However, if the report that Butler is willing to talk contract extension with those three teams — which at its max is $29 million total less than he could sign for as a free agent with another team — it could encourage the Clippers, Knicks, and Nets to go big and try to get a deal done. This could move faster than expected. But probably not because Thibodeau wants to see if he can get the Minnesota locker room to sing kumbaya.
Either way, the drama in Minnesota has started before training camp has even opened. And media day next Monday is going to be awkward.
NBCSports.com’s Dan Feldman is grading every team’s offseason based on where the team stands now relative to its position entering the offseason. A ‘C’ means a team is in similar standing, with notches up or down from there.
Three days later, they traded for DeMarcus Cousins.
How did that happen? A few months before Cousins became officially eligible, the Kings got got squeamish about giving him the super-max extension both sides had seemingly agreed upon. Sacramento lacked the organizational prowess to navigate a difficult situation by doing anything other than rushing to trade Cousins, who was still under contract for another season-and-a-half. In the process, the Kings tanked Cousins’ already-limited value even further. New Orleans had Sacramento target Buddy Hield and was willing to surrender a future first-rounder.
The Pelicans were in the right place at the right time.
That wasn’t the case this summer, when Cousins left New Orleans for the Warriors. And maybe that’s OK.
The Pelicans are a fringe playoff team in this loaded Western Conference. They couldn’t necessarily afford to wait on Cousins’ torn Achilles to heal. Every win matters to them – especially as they move toward inflection points with Davis.
Though I’m grading only this offseason, we can still note how New Orleans’ prior errors made the Cousins timing so tricky. Better-positioned teams wouldn’t stress him missing the start of the season if it meant getting a star at a big discount (though, to be fair, we don’t know whether Cousins would have accepted the taxpayer-mid-level-exception salary he’ll earn in Golden State from the Pelicans, who could have offered more).
It was a similar story with Rajon Rondo, who signed with New Orleans last year after finding an unwelcoming market. Because of their lackluster roster, the Pelicans offered the starting job Rondo coveted. So, he took a one-year deal, exceeded expectations then left for a raise in a glitzier market this year.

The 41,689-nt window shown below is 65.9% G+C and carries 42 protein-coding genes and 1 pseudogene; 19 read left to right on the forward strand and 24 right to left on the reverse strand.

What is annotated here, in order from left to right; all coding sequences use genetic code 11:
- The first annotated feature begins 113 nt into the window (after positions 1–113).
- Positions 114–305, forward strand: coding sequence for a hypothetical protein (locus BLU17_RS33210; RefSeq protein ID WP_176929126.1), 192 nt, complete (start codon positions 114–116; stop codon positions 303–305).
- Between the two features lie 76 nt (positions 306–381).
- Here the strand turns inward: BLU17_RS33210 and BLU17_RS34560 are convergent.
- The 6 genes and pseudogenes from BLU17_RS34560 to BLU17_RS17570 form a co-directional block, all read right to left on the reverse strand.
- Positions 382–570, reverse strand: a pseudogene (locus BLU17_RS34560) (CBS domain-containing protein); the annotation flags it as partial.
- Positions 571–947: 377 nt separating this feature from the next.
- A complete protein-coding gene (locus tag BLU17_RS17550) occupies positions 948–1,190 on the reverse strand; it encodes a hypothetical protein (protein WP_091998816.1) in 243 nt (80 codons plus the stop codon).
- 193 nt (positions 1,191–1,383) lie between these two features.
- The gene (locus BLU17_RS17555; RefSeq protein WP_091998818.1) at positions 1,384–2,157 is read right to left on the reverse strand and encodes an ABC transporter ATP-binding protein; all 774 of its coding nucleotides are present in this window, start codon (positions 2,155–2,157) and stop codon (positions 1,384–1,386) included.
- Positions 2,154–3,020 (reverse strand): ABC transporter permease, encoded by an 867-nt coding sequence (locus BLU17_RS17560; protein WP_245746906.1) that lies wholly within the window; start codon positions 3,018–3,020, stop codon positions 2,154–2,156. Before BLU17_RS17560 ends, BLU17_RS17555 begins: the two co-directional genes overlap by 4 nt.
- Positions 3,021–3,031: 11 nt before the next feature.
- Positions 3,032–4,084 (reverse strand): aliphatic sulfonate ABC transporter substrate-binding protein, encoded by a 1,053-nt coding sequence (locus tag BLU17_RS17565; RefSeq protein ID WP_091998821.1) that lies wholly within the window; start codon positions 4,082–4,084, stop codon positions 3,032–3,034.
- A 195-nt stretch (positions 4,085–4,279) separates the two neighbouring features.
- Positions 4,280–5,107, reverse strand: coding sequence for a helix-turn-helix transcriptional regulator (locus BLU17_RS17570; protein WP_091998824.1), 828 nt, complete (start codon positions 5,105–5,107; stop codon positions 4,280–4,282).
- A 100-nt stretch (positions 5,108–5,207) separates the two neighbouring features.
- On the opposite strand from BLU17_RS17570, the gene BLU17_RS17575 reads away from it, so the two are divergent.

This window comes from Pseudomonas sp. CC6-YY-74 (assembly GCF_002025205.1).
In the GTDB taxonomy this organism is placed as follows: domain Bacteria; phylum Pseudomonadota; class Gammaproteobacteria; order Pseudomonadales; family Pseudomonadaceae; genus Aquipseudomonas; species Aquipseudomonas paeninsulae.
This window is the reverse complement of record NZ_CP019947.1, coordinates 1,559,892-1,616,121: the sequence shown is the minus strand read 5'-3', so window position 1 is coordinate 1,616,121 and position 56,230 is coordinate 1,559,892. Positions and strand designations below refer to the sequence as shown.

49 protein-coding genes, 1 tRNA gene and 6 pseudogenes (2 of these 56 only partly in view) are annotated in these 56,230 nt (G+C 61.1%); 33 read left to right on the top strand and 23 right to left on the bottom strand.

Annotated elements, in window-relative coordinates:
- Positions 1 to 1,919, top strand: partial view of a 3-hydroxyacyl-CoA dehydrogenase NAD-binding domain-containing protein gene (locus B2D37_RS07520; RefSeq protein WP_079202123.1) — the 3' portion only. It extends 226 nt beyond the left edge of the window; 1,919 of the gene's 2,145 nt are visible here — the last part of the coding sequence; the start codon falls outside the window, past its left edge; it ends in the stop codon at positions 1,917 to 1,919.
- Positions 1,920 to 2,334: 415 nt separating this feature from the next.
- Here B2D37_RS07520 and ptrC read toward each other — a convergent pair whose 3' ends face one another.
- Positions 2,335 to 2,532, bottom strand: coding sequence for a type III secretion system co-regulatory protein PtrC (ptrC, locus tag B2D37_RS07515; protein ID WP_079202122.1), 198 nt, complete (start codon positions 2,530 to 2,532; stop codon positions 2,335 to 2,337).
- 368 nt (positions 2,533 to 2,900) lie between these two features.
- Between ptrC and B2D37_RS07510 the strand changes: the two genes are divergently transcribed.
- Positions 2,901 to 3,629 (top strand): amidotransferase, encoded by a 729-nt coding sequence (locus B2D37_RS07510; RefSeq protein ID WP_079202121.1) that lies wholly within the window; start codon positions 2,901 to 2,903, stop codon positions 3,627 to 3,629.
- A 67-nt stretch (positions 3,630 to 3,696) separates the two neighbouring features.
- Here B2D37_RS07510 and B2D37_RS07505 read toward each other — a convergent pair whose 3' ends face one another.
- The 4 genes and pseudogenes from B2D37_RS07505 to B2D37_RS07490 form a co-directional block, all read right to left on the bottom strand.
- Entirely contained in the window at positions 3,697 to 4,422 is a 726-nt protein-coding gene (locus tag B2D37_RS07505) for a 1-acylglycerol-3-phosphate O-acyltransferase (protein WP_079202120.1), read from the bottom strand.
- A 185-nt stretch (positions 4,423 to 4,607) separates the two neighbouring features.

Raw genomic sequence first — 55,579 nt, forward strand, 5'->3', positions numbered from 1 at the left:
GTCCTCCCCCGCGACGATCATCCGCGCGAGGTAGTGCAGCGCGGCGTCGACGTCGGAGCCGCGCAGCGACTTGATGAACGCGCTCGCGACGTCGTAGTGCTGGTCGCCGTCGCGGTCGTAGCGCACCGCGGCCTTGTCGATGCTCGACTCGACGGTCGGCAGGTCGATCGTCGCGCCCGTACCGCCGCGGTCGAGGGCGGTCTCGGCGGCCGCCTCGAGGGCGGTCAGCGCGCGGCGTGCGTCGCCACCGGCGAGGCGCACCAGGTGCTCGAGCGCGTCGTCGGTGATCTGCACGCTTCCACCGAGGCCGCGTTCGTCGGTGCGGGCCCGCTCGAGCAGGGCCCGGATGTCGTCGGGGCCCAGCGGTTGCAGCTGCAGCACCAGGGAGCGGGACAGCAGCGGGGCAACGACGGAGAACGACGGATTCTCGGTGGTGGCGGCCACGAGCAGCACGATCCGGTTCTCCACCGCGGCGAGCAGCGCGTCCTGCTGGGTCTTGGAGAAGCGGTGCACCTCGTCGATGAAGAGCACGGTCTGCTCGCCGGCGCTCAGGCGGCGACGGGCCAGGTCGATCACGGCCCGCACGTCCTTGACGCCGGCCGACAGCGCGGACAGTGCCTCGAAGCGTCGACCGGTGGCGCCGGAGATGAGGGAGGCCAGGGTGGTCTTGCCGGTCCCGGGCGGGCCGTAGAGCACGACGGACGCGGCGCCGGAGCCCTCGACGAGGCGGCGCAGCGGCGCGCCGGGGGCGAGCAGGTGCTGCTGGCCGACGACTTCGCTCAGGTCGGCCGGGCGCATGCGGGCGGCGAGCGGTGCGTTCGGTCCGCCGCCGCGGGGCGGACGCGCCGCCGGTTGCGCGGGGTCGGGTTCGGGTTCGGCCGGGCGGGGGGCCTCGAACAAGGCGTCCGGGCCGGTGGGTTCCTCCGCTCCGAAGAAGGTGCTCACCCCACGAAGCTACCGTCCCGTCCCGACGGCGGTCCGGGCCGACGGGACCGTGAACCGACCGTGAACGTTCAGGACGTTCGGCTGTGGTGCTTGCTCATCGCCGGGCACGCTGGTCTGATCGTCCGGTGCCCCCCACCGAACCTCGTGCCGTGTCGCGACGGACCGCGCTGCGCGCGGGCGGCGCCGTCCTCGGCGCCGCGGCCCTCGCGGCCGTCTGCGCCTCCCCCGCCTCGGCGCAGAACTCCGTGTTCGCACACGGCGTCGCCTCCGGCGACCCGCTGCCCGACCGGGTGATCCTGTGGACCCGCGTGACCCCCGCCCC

Rondo fit well into New Orleans’ ball-movement system, and he stepped up defensively in the playoffs. But the Lakers’ offer to him ($9 million for one year) was steep. Still, Payton must take significant steps forward to match Rondo’s production. Maybe the 24-year-old will.
The Pelicans surged after Cousins went down last season, including sweeping the third-seeded Trail Blazers in the first round. So, in a sense, Randle is just an addition. He, Davis and Nikola Mirotic should form a nice big-man rotation with varying skill sets.
But Randle (two-year non-taxpayer mid-level exception with a player option) and Payton (one-year, $3 million) are locked in for only one season. If they play well, New Orleans will just have to hope everything lines up again next offseason. If they struggle, New Orleans will have even bigger problems.
In the meantime, the Pelicans have enough to deal with. They traded their 2018 first-round pick to get Mirotic last season. Randle got the entire mid-level exception, and Payton got nearly all of the bi-annual exception. That meant filling out the roster with several minimum contracts containing varying guarantees. Signing Tyrone Wallace to an offer sheet was a nice idea, but the Clippers matched, leaving New Orleans with Ian Clark, Jahlil Okafor, Jarrett Jack, Darius Morris, Troy Williams, Garlon Green and Kenrich Williams. Maybe there’s a diamond in the rough.
That’d be nice for the Pelicans, who know all too well about playing from the rough.
They just keep trying to plug holes, because it’s too hard to build a strong foundation around Davis. New Orleans might have done well enough this year, but the same issues loom next year.
Offseason grade: C
Isaiah Thomas didn’t want to have surgery at first — he was coming up on a contract summer and the point guard who was fifth in the MVP voting just two seasons ago wanted to prove he was still the same guy. That he deserved to get paid. But after missing the start of the season in Cleveland with a torn labrum in his hip, getting traded to the Lakers, never being himself and being a below average player last season, Thomas decided to get the surgery on his hip last April. He eventually signed a minimum contract with the Denver Nuggets.
He is still not 100 percent at the start of training camp, coach Mark Malone said on Altitude TV, via Chris Dempsey. Sam Amick adds that it may be a while before we see Thomas in action.
That has the Nuggets adding to their training camp roster in the short term.
The Nuggets are a team looking to make a playoff push this season (and if Paul Millsap can stay healthy and improve the team’s defense they should make it, even in the brutal West). Thomas — a healthy Thomas — boosting the Denver bench is part of that. However, Thomas is the poster child for why one doesn’t play through injuries or rush back on the court, there is potential long-term damage that is hard on the body and can be hard on the wallet.
Denver can wait, and if Thomas can be Thomas whenever he gets back, it could be a good fit in Denver.